CNC Software Toolchain Using Only Open Source Software

For hobbyists, there are two types of machines that can make parts at home. The first type is matter-adding machines (3D printers) and the other is matter-subtracting machines (like CNC milling machines).  [Mario] recently tipped us about an article he made detailing which free software can be used to design and produce parts on CNC machines.

The first step of the process is obviously designing the part you want to make using a Computer-Aided Design (CAD) application. [Mario] suggests Heeks or Freecad for which you can find plenty of tutorials on YouTube. The next step consists in converting the part you just designed to machine tool paths using a Computer-Aided Manufacturing (CAM) application. Fortunately, Heeks can do both so it may be the best option for beginners. [Mario] also mentions the pcb2gcode  application, which allows you to manufacture printed circuit boards at home for the prototypes you may want to produce. Finally, the well known LinuxCNC (previously Linux EMC2) software is used to control the CNC machine using the GCode that the CAM software produced.

At Hackaday, we’d really like knowing what our readers currently use for their CNCs so don’t hesitate to leave us a comment below.

DesignSpark Mechanical – The Gift of Invention

design spark

Ever heard of DesignSpark? They are releasing a powerful CAD package on September 16th — for free!

The company is owned by RS Components, a distributor of electronics and maintenance products. They offer a large library of 3D models of parts that they sell, dubbed the ModelSource. So if you are wondering how they are giving out software for free, that’s how. They also have free PCB designing software, and something called DesignShare which hosts open-source project collaboration, sharing and discussions.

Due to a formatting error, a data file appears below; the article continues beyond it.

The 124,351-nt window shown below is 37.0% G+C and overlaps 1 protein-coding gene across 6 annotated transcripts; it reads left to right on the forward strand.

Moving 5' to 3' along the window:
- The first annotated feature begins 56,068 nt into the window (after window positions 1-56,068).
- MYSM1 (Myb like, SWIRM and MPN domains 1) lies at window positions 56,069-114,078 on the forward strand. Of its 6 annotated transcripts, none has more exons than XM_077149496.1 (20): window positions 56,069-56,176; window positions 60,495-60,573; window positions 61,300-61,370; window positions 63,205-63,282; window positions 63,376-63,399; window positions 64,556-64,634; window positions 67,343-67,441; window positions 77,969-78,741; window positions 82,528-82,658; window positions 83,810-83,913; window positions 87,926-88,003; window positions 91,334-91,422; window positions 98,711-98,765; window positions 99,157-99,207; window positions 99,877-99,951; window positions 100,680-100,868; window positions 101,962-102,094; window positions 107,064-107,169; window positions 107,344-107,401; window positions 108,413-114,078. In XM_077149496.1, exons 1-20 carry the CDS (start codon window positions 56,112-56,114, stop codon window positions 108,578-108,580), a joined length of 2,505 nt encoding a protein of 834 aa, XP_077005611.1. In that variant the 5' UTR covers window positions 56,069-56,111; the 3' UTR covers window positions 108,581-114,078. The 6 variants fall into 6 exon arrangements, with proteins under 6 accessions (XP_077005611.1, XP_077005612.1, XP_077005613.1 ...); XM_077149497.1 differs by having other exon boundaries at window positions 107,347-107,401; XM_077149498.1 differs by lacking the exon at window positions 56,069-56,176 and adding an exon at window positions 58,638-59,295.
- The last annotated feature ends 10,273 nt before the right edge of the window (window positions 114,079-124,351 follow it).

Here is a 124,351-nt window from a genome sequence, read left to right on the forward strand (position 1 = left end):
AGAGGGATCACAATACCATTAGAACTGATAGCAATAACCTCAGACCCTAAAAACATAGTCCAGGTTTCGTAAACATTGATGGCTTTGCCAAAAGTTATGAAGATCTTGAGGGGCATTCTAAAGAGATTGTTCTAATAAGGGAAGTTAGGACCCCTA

By the looks of the demo video, DesignSpark Mechanical is a well laid out CAD package that is rich in features. The software allows for the import and export of several file types, and it looks like ECAD, OBJ, Sketchup, STEP, DXF and STL are all there, as well as the native file types. While it looks like you can import any files, we are willing to bet adding ModelSource files are by far the easiest and most convenient because of the integrated ModelSource library. But we think that’s a small price to pay for an alternative to SketchUp. After all, the component models will be useful for assemblies, even if you don’t order through them. Oh, and it’s perfect for making free models for 3D printing as it includes the ability to export STL files.

Watch the software demo after the break.

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